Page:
Note: I developed a process called “BANGS” to help myself and others avert “shoot outs” with people who live with dementia. It’s easy and it works. You can learn the steps and use it too. The BANGS model is outlined at these links:

“B” is for breathe.

“A” is for assess, accept, and agree.

“N” is for never, never argue

“G” is for go with their flow, let go of your ego, get over it, get on with it, get down to it

“S” if for say you’re sorry

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11 Comments

  1. Pingback: 20 things & beings i love & am grateful for today

  2. Yes!! I spend so much of my time at work (I work in an acute hospital in a liaison team, where we support with patients with dementia) trying to help staff understand why those with dementia behave the way they do. This article is brilliant, and I love BANGS! X x

    • Welcome Anna, I don’t know why it shows as anonymous – think it has something to do with the choices you make when you leave a comment. But I’m glad you left a comment and yes, we must work hard to help all care partners “get it!” Love that you love BANGS 🙂

  3. As I was reading this, I kept wanting to get a highlighter out and was saying in my head “yes, this one, and this one, and this one’ and realized I would have highlighted the entire list! The questions are great to ask oneself in a _number_ of contexts. Thank you, Susan! I will share this with my partner and other family members.

    • thanks for your comment lemony, and sorry for my delayed reply. It means a lot to me that my posts are useful to you. Thanks again, and thanks also for your wonderful photography that infuses moments of joy in my days <3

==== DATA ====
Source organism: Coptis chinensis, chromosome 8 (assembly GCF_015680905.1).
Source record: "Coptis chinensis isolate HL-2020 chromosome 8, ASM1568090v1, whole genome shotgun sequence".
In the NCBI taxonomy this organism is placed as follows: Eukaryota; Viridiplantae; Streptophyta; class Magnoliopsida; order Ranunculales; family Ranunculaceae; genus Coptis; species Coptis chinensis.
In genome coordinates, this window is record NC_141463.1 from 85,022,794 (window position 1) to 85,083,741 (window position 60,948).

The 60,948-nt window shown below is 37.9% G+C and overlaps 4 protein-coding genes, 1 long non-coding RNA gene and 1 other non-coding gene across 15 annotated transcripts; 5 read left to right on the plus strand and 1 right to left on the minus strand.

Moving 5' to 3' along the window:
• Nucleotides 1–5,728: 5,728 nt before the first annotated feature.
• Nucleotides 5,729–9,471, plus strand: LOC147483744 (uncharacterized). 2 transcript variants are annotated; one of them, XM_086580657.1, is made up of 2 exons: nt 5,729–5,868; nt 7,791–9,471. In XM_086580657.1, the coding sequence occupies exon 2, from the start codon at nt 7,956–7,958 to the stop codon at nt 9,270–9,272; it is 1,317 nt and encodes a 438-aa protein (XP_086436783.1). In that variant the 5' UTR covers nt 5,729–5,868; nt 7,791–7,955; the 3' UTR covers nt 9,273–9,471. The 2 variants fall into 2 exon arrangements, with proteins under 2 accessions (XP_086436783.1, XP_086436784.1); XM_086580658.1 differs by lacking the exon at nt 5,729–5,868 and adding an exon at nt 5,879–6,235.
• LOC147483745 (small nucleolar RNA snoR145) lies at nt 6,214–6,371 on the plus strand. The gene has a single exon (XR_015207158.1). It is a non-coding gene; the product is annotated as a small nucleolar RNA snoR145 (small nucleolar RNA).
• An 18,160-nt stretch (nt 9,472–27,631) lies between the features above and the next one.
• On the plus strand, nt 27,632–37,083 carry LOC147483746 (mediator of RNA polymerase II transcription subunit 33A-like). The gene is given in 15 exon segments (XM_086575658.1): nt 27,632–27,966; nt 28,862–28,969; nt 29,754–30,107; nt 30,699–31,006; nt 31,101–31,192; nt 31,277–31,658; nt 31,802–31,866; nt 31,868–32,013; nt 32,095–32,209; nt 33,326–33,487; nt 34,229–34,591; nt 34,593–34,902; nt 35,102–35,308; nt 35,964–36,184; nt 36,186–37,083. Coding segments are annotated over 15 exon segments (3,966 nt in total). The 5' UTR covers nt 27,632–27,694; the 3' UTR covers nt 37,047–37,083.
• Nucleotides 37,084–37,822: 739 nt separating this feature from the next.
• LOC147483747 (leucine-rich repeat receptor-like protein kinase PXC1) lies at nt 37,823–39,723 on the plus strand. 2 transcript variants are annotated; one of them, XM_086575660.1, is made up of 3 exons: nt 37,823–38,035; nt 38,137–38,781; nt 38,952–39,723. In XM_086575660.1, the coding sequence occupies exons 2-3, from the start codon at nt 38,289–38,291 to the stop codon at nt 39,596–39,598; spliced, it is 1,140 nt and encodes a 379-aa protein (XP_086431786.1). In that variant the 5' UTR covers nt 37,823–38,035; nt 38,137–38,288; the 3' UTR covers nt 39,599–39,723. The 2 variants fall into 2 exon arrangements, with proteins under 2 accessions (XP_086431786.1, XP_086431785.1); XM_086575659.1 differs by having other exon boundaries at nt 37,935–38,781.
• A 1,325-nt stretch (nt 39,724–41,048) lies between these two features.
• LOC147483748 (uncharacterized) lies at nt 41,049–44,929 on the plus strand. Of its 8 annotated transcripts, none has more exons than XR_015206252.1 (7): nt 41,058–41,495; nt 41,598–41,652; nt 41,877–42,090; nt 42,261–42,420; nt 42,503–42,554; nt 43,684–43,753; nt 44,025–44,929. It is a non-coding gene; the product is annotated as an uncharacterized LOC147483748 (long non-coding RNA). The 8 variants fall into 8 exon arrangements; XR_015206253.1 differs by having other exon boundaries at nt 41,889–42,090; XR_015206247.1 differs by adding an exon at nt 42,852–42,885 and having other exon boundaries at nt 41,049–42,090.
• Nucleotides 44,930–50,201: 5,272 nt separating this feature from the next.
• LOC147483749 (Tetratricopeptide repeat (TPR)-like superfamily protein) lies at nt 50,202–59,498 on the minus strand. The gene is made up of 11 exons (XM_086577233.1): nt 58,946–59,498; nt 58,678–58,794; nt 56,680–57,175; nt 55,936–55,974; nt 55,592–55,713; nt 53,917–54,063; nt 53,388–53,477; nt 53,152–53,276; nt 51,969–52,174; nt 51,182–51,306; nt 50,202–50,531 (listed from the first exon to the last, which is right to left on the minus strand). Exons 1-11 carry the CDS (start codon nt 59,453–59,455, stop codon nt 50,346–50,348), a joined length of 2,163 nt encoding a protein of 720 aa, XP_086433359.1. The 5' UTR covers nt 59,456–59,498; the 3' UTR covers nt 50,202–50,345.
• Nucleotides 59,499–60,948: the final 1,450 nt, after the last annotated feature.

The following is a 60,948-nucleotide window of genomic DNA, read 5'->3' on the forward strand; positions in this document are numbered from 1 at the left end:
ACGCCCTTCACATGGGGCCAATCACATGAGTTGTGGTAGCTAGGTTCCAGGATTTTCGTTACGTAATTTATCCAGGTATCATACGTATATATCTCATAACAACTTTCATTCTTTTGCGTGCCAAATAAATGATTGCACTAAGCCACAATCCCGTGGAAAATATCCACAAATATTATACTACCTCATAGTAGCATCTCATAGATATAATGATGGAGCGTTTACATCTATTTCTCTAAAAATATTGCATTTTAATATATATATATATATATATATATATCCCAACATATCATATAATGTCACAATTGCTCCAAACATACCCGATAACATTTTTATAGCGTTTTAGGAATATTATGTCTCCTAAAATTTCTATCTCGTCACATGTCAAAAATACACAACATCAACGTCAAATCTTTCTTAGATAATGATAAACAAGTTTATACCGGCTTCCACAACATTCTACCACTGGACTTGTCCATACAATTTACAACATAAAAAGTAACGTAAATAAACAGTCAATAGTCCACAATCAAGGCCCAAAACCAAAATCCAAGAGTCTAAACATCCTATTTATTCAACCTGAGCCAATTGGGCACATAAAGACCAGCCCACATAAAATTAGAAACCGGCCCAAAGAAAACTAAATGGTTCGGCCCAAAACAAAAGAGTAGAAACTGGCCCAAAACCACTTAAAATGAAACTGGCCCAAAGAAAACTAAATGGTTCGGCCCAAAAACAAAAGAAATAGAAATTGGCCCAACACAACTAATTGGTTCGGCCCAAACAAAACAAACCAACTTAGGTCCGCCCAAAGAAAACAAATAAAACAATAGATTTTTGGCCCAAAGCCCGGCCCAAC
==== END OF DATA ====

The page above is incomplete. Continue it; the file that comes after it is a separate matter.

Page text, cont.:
4. Perhaps you have an answer for the same troublesome difficulty. First, I understand how and why my husband reacts but I have NO answer. He becomes extremely stubborn and physically combative with me when trying to change any of his clothing whether it be a pullover, his slacks and most specifically his underwear. He is totally incontinent, and if he is wet or worse, I want him clean and dry. I have been caring for him for eleven years with this horrid disease and other than the clothing issues, I am able to cope fairly well.

    • Faye Reid, curious if he is only that way during the day time hours?

      My wife is that way during the day. It is a battle every time.

      After going to bed and falling a sleep if she is moving around more than normal i can get her up take her to the bath room and no problem. Sometimes a couple times a night. Also first thing in morning when waking up i take her straight to bath room and most time during that time no problem.

      After that no dice. 🙂

    • Faye, thanks for all you do for your husband, and I’m sure you’re doing a great job. I think you are in Canada, and I’m happy to have a short telephone conversation with you to see if I can help. Also, Wilbur had some interesting observations which might be helpful. You can reach me here: susan@amazingwomenrock.com

    • LOL! Yep, my favourite technique when all the questions failed was to walk away. Everybody needs some breathing space. Close the door, go to another room, step outside – – do whatever it takes to get away and regroup and then start again with breathe. it’s not easy. no, it’s not easy. but it’s worth it in the end. more about BANGS here.